Glanville practices what he preaches. Not satisfied with merely writing about Shoveling While Black, he took action, collaborating with Rep. Ritter to craft a bill, signed into law by Gov. Malloy in 2015, placing limits on law enforcement’s pursuit across town lines for minor infractions. Years later, Ritter is still talking about it. “It amazed me that a former major league player was willing to do the hard work of meeting with legislators and staff. It showed both humility and a terrific commitment. This bill never would have become law without Doug.”
If Glanville ever runs for office, Ritter says with a laugh, he’ll volunteer to run his campaign. And indeed, if you spend an evening with the former major leaguer, you’re likely to leave thinking that he’d be an excellent mayor.
Making a Stirring Plea for Social Change
In the aftermath of the George Floyd killing, Glanville recorded an impassioned commentary on ESPN, “Enough,” making a stirring plea for social change. Noting that the 8 minutes and 20 seconds it takes for sunlight to reach the Earth approximates the time it took for Floyd to die under an officer’s knee.
He drew a metaphor in which, following the darkness of despair, “the sun rose again, giving us another opportunity to be enlightened — to help us see George Floyd as all of us, and not just ‘one of them’… [and to] respond, and make his death be our light.”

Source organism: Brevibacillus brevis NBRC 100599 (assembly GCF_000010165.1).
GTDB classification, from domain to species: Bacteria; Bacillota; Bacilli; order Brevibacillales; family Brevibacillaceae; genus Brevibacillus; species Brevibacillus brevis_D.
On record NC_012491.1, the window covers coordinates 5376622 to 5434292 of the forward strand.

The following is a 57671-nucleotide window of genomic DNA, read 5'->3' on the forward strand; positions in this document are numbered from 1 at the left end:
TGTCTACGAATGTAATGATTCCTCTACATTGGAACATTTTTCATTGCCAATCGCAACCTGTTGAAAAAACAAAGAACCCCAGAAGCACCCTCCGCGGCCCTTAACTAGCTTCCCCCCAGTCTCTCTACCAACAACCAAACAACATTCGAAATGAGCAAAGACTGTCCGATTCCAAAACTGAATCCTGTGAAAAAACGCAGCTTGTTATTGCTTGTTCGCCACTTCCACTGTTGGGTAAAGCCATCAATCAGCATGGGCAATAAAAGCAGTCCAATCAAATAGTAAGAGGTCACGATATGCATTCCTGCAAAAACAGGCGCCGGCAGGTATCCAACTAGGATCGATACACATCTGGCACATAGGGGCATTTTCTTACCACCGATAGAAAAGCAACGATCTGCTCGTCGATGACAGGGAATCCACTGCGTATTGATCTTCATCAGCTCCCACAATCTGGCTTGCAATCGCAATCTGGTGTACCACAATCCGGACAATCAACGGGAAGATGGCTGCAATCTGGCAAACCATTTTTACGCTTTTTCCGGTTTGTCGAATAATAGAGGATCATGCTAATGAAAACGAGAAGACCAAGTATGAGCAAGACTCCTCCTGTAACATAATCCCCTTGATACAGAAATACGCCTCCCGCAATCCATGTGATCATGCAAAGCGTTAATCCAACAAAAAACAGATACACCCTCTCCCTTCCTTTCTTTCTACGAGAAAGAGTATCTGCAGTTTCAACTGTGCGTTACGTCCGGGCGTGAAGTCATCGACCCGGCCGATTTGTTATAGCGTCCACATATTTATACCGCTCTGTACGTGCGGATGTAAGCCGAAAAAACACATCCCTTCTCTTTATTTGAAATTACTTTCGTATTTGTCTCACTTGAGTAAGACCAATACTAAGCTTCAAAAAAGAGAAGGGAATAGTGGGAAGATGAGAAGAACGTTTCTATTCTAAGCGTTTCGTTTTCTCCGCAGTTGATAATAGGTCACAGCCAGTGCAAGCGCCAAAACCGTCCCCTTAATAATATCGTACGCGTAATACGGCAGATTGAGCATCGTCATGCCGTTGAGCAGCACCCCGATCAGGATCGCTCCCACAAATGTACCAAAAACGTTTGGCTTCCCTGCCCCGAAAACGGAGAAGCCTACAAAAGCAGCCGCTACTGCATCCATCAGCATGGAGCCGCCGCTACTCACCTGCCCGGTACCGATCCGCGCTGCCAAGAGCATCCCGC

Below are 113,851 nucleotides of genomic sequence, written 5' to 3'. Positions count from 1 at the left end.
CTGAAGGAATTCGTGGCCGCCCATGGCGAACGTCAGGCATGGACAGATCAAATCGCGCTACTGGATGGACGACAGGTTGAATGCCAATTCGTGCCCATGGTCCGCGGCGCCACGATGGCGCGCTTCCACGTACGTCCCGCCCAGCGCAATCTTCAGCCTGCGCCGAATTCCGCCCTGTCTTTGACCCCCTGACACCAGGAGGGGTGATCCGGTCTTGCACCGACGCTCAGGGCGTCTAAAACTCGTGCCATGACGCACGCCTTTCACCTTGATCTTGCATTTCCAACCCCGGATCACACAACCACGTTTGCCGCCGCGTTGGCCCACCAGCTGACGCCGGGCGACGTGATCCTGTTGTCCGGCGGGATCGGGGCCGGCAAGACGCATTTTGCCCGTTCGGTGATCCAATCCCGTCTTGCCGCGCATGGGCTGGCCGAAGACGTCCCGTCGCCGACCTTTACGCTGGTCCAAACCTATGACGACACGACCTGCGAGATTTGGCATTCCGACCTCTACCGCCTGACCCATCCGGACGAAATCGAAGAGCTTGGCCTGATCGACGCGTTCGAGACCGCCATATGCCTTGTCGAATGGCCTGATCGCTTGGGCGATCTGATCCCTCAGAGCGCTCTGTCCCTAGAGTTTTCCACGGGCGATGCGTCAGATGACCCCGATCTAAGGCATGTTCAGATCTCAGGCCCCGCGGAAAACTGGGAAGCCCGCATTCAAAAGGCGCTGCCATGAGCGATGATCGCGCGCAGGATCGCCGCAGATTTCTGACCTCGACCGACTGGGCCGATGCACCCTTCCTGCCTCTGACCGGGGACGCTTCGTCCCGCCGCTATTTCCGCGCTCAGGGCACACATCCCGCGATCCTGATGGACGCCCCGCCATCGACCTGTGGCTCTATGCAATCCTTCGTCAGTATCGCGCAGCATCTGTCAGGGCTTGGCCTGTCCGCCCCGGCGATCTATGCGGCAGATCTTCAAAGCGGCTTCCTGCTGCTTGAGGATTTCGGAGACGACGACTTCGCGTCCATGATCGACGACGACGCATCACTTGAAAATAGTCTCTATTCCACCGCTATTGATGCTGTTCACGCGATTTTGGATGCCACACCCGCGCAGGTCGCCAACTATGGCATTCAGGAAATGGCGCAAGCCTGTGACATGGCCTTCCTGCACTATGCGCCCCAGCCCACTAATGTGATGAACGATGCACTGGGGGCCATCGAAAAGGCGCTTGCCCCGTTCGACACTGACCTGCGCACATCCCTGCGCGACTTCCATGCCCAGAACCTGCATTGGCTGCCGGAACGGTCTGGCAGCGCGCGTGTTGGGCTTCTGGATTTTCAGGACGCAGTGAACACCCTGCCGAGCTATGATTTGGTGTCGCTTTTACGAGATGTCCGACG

In Glanville’s brand of social activism, this poetry is channeled through pragmatism; he offers inspiration, then counsels perspiration. It’s not surprising that his “number one text” for “Sport in Society” is called “Systems Thinking for Social Change.” The first Black Ivy League grad to play Major League Baseball, Glanville majored in engineering at the University of Pennsylvania, and there’s a strong element of engineering in the way he views social problems — and how he goes about solving them. “I studied engineering because I loved science, but I always wanted to apply it,” he says. “I wanted to understand not just how to build something, but how it will impact the world.”
The activism of the engineer includes understanding that racism is a complicated system, from which there is no easy way out. But systems, as Glanville teaches his UConn students, can be improved. “In engineering you begin with a system as it is,” he says. “Policing, housing, whatever: you study the system, its nuances and intricacies, and you measure how it performs. Then you project out for what the system will be in the future — whether it declines or deteriorates or just amplifies the current reality. Where the beauty and design and humanity come in is in trying to imagine the system as it should be. That is the destination, that aspirational space. Your whole work as an engineer is to bend that curve and that arc — from as it will be, to as it should be.”